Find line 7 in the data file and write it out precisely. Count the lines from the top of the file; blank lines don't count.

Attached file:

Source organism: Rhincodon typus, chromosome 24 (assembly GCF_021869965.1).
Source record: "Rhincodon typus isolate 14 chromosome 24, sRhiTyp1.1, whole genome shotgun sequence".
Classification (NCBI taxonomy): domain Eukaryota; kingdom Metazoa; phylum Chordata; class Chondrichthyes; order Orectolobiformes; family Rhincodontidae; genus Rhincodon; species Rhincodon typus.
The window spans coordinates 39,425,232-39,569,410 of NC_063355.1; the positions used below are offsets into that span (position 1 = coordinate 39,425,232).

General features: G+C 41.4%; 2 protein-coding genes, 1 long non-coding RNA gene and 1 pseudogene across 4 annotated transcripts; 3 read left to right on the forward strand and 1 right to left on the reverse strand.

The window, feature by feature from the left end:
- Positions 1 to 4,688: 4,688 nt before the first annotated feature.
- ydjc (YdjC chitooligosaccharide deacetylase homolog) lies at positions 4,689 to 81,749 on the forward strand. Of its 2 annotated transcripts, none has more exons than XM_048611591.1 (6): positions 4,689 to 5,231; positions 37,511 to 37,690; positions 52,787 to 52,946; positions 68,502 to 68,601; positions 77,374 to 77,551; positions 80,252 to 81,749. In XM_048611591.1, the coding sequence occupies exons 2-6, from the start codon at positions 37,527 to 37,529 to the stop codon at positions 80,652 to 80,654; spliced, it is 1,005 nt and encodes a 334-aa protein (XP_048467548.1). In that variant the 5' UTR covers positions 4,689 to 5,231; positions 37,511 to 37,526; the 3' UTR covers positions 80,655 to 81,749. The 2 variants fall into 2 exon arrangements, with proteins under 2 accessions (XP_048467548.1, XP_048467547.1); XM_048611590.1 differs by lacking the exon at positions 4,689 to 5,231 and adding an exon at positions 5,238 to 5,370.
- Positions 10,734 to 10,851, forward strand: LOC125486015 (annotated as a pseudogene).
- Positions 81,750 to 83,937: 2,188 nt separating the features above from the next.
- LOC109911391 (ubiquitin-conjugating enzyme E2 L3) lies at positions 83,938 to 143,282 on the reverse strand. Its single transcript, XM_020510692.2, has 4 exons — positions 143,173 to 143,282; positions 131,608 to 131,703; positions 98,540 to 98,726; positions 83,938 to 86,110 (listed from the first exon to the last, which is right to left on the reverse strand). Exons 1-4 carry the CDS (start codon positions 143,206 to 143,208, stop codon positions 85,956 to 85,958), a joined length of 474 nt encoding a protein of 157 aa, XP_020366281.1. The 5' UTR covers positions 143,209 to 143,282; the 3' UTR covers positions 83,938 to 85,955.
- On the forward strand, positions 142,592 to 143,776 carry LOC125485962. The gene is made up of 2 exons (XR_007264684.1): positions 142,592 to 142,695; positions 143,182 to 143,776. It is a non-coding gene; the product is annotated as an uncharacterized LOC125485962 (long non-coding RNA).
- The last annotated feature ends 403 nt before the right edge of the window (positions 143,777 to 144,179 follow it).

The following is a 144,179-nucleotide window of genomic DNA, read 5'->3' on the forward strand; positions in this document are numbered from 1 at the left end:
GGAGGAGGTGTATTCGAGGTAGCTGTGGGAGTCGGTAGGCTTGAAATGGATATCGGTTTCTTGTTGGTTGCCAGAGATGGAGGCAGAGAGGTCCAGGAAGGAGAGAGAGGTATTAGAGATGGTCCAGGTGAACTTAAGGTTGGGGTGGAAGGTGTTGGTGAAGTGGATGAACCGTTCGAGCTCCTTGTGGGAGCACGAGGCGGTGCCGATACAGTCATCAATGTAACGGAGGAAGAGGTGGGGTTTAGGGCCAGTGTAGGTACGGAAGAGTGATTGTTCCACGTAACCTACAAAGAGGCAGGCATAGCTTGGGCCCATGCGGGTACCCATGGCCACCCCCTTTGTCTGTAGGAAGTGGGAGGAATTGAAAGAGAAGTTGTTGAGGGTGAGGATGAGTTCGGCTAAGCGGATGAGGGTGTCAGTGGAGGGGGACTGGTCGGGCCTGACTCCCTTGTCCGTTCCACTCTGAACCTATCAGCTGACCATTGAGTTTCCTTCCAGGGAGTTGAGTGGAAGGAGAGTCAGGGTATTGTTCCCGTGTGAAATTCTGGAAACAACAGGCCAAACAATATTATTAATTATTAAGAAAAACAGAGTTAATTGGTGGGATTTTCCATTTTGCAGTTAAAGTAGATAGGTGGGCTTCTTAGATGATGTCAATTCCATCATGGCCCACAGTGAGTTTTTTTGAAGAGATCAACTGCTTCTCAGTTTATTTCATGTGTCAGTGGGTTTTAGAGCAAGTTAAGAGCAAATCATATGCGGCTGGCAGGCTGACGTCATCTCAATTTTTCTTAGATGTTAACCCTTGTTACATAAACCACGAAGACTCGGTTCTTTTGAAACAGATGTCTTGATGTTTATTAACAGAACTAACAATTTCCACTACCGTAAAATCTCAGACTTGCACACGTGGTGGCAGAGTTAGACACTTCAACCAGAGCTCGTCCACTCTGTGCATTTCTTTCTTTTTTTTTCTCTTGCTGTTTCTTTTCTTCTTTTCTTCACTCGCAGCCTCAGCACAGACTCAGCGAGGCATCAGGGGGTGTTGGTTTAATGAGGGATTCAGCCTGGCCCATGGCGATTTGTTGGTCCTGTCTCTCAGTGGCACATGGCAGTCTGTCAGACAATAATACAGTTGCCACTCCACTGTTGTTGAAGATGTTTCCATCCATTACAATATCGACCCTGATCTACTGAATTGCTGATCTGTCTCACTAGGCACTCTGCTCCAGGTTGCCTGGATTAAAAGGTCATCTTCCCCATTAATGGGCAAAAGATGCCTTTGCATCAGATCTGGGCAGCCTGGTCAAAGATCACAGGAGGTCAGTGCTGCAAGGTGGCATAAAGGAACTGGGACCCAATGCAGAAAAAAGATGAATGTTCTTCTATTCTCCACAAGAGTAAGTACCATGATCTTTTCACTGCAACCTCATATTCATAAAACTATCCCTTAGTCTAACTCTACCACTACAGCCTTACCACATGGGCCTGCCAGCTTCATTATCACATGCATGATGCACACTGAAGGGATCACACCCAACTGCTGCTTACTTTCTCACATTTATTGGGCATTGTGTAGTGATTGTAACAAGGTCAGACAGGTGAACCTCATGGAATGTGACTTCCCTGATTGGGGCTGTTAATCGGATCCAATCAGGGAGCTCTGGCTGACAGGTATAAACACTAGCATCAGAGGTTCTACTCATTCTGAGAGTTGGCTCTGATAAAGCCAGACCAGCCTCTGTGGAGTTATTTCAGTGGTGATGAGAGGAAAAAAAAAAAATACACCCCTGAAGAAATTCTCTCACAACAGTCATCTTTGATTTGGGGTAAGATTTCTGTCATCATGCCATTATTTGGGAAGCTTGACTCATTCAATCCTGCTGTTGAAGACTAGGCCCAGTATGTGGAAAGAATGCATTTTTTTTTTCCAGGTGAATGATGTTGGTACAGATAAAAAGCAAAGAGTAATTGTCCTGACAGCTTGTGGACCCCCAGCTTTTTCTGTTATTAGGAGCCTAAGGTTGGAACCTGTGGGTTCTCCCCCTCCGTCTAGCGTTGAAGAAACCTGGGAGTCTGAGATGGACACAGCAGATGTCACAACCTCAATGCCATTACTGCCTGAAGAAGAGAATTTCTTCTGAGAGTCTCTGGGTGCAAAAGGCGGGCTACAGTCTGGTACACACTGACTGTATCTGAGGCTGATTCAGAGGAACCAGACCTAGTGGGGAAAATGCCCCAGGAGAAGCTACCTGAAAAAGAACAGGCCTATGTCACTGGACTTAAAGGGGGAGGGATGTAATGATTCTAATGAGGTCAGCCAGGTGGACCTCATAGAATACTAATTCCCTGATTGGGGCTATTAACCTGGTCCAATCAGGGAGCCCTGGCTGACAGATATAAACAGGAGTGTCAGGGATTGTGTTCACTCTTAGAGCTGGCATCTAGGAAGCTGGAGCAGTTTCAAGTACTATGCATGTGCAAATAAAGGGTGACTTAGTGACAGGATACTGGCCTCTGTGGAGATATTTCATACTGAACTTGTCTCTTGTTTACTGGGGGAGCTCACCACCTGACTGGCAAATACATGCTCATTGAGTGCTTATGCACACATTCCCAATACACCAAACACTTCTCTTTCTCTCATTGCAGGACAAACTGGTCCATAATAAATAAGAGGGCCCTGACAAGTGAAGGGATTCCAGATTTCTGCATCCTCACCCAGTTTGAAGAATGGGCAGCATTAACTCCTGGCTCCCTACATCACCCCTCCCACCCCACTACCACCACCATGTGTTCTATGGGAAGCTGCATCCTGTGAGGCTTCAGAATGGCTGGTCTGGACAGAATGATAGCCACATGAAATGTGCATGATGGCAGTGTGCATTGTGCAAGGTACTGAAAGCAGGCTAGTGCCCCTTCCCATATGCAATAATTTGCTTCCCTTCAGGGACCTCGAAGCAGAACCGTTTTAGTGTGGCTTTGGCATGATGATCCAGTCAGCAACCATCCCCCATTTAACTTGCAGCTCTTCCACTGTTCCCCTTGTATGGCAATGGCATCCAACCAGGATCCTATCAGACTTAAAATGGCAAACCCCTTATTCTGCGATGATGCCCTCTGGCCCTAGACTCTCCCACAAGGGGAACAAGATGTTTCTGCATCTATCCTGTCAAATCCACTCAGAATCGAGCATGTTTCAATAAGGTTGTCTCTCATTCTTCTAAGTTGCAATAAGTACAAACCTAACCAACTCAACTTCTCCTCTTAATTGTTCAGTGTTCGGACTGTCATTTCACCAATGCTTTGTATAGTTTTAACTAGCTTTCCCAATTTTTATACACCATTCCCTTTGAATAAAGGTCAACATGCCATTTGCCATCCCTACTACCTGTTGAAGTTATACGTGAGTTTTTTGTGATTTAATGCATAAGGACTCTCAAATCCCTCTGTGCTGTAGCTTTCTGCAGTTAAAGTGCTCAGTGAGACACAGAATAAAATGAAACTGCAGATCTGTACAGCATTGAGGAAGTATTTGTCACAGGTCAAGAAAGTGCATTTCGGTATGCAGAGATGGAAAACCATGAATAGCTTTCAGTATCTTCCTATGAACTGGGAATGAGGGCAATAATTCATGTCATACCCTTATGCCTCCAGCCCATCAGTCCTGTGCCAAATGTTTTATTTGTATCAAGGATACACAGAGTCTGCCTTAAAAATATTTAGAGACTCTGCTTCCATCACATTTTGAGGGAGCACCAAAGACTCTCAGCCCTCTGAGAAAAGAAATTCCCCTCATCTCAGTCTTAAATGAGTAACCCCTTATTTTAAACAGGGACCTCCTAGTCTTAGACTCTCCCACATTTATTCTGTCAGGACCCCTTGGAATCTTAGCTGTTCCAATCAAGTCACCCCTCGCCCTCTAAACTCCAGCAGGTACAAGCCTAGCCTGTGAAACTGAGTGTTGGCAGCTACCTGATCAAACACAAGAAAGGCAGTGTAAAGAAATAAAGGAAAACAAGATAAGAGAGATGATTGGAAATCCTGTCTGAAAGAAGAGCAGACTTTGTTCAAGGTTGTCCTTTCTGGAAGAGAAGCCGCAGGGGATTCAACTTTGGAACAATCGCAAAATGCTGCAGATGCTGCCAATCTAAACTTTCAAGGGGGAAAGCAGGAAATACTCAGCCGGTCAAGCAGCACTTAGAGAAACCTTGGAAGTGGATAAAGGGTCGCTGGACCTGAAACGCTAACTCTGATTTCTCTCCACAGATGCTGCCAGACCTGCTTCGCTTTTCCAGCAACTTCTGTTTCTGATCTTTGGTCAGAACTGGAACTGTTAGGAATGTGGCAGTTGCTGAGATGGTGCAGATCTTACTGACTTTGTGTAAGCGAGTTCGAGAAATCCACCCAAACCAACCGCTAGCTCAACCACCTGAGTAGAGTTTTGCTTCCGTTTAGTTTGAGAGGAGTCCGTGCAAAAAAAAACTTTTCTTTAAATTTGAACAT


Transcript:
- Positions 1 to 4,688: 4,688 nt before the first annotated feature.